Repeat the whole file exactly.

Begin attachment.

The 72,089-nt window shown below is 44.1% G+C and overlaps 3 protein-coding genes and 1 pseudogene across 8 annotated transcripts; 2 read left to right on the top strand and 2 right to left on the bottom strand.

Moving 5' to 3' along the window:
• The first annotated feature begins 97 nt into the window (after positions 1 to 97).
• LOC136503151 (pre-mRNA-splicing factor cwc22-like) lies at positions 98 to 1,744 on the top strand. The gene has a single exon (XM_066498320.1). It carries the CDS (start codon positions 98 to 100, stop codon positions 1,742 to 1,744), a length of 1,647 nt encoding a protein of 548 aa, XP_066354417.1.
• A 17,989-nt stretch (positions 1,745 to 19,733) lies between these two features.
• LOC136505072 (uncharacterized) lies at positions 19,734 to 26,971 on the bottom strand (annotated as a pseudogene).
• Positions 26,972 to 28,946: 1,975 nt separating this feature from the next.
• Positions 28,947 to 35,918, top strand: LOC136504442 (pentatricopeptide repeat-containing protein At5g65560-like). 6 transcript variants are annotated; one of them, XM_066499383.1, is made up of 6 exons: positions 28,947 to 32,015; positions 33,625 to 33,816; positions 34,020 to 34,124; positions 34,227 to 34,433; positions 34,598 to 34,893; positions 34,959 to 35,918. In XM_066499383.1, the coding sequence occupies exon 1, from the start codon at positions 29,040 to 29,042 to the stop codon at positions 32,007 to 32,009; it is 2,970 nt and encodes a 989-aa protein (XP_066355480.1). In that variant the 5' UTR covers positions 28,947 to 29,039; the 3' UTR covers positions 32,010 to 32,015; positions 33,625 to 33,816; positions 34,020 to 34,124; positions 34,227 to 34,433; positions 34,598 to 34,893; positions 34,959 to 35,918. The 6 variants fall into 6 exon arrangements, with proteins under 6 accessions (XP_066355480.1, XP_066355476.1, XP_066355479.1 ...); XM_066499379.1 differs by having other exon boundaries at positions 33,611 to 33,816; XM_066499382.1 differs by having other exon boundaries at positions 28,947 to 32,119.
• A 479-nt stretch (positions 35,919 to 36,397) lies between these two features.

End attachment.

The 72,089-nt window shown below is 44.1% G+C and overlaps 3 protein-coding genes and 1 pseudogene across 8 annotated transcripts; 2 read left to right on the top strand and 2 right to left on the bottom strand.

Moving 5' to 3' along the window:
• The first annotated feature begins 97 nt into the window (after positions 1 to 97).
• LOC136503151 (pre-mRNA-splicing factor cwc22-like) lies at positions 98 to 1,744 on the top strand. The gene has a single exon (XM_066498320.1). It carries the CDS (start codon positions 98 to 100, stop codon positions 1,742 to 1,744), a length of 1,647 nt encoding a protein of 548 aa, XP_066354417.1.
• A 17,989-nt stretch (positions 1,745 to 19,733) lies between these two features.
• LOC136505072 (uncharacterized) lies at positions 19,734 to 26,971 on the bottom strand (annotated as a pseudogene).
• Positions 26,972 to 28,946: 1,975 nt separating this feature from the next.
• Positions 28,947 to 35,918, top strand: LOC136504442 (pentatricopeptide repeat-containing protein At5g65560-like). 6 transcript variants are annotated; one of them, XM_066499383.1, is made up of 6 exons: positions 28,947 to 32,015; positions 33,625 to 33,816; positions 34,020 to 34,124; positions 34,227 to 34,433; positions 34,598 to 34,893; positions 34,959 to 35,918. In XM_066499383.1, the coding sequence occupies exon 1, from the start codon at positions 29,040 to 29,042 to the stop codon at positions 32,007 to 32,009; it is 2,970 nt and encodes a 989-aa protein (XP_066355480.1). In that variant the 5' UTR covers positions 28,947 to 29,039; the 3' UTR covers positions 32,010 to 32,015; positions 33,625 to 33,816; positions 34,020 to 34,124; positions 34,227 to 34,433; positions 34,598 to 34,893; positions 34,959 to 35,918. The 6 variants fall into 6 exon arrangements, with proteins under 6 accessions (XP_066355480.1, XP_066355476.1, XP_066355479.1 ...); XM_066499379.1 differs by having other exon boundaries at positions 33,611 to 33,816; XM_066499382.1 differs by having other exon boundaries at positions 28,947 to 32,119.
• A 479-nt stretch (positions 35,919 to 36,397) lies between these two features.